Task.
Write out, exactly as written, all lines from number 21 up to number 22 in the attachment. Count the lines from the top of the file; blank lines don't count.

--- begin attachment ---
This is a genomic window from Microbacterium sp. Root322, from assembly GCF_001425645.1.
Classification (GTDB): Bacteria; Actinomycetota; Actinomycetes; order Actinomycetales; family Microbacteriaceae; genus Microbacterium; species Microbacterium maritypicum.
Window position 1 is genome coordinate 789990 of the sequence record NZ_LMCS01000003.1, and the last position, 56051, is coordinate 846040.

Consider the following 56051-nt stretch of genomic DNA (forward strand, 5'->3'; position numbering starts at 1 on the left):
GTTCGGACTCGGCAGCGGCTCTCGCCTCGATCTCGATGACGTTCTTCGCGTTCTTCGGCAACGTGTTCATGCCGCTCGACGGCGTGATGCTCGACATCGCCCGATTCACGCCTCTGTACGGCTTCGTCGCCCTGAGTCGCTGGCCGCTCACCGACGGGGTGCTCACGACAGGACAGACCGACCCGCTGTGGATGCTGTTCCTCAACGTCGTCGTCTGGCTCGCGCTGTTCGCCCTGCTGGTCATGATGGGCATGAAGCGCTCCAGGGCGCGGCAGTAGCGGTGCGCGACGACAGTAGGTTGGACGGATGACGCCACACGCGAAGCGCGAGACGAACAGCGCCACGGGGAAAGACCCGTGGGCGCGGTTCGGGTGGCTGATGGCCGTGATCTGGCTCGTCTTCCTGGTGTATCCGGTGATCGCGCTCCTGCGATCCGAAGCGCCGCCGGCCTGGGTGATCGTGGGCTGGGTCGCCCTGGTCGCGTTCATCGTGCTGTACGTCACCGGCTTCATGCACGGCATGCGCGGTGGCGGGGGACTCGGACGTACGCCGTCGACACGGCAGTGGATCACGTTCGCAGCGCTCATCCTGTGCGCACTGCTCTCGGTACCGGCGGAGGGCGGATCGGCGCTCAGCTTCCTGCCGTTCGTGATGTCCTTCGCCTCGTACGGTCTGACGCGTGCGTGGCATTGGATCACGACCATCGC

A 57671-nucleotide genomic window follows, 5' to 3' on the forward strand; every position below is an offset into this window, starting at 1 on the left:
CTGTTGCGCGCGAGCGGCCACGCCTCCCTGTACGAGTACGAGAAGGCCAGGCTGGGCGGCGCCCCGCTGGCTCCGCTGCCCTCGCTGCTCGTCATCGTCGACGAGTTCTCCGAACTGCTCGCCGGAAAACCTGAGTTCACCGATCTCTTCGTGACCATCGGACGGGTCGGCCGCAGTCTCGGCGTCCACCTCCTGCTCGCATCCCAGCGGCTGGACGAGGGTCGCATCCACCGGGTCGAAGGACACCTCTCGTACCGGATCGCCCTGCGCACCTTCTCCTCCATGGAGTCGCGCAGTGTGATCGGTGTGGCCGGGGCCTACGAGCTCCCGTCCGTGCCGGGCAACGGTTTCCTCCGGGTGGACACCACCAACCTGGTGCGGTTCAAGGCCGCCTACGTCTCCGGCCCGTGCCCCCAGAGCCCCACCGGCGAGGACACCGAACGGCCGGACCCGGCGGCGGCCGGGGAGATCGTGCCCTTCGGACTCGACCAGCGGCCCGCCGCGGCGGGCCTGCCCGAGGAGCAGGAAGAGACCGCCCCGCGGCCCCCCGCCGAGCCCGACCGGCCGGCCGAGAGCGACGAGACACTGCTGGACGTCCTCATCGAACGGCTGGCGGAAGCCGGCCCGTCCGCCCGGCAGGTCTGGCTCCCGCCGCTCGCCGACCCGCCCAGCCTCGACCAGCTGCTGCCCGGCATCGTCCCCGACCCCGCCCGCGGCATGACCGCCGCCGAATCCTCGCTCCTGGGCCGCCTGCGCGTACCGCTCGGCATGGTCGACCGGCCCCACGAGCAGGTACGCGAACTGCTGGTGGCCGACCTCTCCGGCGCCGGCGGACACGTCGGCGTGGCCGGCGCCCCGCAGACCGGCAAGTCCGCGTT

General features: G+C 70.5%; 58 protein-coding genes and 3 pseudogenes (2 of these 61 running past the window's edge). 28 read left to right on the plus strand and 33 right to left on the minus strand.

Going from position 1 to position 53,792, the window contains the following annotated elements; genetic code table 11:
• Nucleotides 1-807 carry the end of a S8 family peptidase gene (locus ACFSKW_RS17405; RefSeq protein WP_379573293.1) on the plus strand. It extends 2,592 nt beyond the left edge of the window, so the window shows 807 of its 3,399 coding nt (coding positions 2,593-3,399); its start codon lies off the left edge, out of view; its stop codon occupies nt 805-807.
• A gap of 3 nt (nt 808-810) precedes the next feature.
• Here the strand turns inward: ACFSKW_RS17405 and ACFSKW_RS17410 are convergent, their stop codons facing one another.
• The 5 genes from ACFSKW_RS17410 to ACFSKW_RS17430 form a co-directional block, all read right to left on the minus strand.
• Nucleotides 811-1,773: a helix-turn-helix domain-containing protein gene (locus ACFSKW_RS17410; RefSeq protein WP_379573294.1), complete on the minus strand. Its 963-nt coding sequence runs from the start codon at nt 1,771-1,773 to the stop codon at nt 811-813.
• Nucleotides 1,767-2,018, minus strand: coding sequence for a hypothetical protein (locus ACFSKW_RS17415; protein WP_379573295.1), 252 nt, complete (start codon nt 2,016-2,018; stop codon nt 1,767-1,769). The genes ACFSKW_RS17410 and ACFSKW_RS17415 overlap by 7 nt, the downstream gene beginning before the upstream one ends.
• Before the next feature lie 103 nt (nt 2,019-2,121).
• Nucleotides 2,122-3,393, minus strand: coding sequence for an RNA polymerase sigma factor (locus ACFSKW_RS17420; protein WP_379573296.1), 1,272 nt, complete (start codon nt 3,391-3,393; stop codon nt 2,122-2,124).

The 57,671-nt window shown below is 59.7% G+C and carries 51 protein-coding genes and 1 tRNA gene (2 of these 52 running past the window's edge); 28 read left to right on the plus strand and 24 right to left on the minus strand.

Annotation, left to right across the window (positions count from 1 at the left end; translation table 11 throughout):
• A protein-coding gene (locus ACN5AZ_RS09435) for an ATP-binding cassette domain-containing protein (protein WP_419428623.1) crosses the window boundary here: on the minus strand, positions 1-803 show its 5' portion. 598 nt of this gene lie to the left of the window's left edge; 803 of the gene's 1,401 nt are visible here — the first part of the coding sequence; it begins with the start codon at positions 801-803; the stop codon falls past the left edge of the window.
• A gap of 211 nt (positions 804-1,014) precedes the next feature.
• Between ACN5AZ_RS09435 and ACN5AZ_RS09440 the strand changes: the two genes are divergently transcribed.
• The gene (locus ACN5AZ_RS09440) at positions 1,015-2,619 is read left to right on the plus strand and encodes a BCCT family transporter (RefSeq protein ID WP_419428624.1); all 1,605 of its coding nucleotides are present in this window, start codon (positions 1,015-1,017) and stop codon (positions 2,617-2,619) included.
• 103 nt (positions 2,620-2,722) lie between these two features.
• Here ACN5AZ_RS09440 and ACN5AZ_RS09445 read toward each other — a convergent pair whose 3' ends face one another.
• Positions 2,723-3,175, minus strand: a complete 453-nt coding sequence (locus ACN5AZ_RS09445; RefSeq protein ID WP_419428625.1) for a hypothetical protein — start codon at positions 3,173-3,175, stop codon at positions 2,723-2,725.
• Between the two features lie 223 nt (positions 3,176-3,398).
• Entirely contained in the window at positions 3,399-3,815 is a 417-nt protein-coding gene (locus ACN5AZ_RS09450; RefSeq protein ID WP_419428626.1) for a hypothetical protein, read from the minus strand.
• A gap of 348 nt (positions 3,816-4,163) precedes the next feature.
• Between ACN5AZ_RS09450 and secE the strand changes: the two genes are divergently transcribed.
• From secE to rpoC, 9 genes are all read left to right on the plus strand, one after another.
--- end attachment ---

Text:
• A gap of 211 nt (positions 804-1,014) precedes the next feature.
• Between ACN5AZ_RS09435 and ACN5AZ_RS09440 the strand changes: the two genes are divergently transcribed.